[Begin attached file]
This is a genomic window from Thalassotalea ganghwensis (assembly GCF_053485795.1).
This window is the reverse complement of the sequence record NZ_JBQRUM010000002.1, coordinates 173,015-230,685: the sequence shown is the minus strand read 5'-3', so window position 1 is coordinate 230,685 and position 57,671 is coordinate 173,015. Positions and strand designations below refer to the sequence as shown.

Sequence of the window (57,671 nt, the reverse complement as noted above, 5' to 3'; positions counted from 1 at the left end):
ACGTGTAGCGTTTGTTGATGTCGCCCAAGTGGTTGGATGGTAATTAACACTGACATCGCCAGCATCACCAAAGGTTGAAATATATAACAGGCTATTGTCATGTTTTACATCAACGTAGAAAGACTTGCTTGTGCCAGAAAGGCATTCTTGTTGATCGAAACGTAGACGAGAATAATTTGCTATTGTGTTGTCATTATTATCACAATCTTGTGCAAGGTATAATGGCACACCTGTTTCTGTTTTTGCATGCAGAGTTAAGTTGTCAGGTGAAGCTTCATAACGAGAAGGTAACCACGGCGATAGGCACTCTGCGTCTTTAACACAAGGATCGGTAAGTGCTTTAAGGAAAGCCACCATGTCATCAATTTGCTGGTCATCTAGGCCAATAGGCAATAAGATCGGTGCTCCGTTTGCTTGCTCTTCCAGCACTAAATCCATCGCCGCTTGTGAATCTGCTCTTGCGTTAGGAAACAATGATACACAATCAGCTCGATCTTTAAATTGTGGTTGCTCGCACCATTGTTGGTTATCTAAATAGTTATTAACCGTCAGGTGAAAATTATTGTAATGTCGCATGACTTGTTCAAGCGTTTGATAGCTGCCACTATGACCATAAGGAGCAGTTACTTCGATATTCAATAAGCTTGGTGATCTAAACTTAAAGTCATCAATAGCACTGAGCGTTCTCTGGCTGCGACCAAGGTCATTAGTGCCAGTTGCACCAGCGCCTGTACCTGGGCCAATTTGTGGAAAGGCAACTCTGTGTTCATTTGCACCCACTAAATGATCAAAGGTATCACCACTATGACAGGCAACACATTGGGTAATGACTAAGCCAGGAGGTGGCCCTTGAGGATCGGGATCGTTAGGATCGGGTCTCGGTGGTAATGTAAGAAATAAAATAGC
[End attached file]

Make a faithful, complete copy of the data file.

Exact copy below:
This is a genomic window from Thalassotalea ganghwensis (assembly GCF_053485795.1).
This window is the reverse complement of the sequence record NZ_JBQRUM010000002.1, coordinates 173,015-230,685: the sequence shown is the minus strand read 5'-3', so window position 1 is coordinate 230,685 and position 57,671 is coordinate 173,015. Positions and strand designations below refer to the sequence as shown.

Sequence of the window (57,671 nt, the reverse complement as noted above, 5' to 3'; positions counted from 1 at the left end):
ACGTGTAGCGTTTGTTGATGTCGCCCAAGTGGTTGGATGGTAATTAACACTGACATCGCCAGCATCACCAAAGGTTGAAATATATAACAGGCTATTGTCATGTTTTACATCAACGTAGAAAGACTTGCTTGTGCCAGAAAGGCATTCTTGTTGATCGAAACGTAGACGAGAATAATTTGCTATTGTGTTGTCATTATTATCACAATCTTGTGCAAGGTATAATGGCACACCTGTTTCTGTTTTTGCATGCAGAGTTAAGTTGTCAGGTGAAGCTTCATAACGAGAAGGTAACCACGGCGATAGGCACTCTGCGTCTTTAACACAAGGATCGGTAAGTGCTTTAAGGAAAGCCACCATGTCATCAATTTGCTGGTCATCTAGGCCAATAGGCAATAAGATCGGTGCTCCGTTTGCTTGCTCTTCCAGCACTAAATCCATCGCCGCTTGTGAATCTGCTCTTGCGTTAGGAAACAATGATACACAATCAGCTCGATCTTTAAATTGTGGTTGCTCGCACCATTGTTGGTTATCTAAATAGTTATTAACCGTCAGGTGAAAATTATTGTAATGTCGCATGACTTGTTCAAGCGTTTGATAGCTGCCACTATGACCATAAGGAGCAGTTACTTCGATATTCAATAAGCTTGGTGATCTAAACTTAAAGTCATCAATAGCACTGAGCGTTCTCTGGCTGCGACCAAGGTCATTAGTGCCAGTTGCACCAGCGCCTGTACCTGGGCCAATTTGTGGAAAGGCAACTCTGTGTTCATTTGCACCCACTAAATGATCAAAGGTATCACCACTATGACAGGCAACACATTGGGTAATGACTAAGCCAGGAGGTGGCCCTTGAGGATCGGGATCGTTAGGATCGGGTCTCGGTGGTAATGTAAGAAATAAAATAGC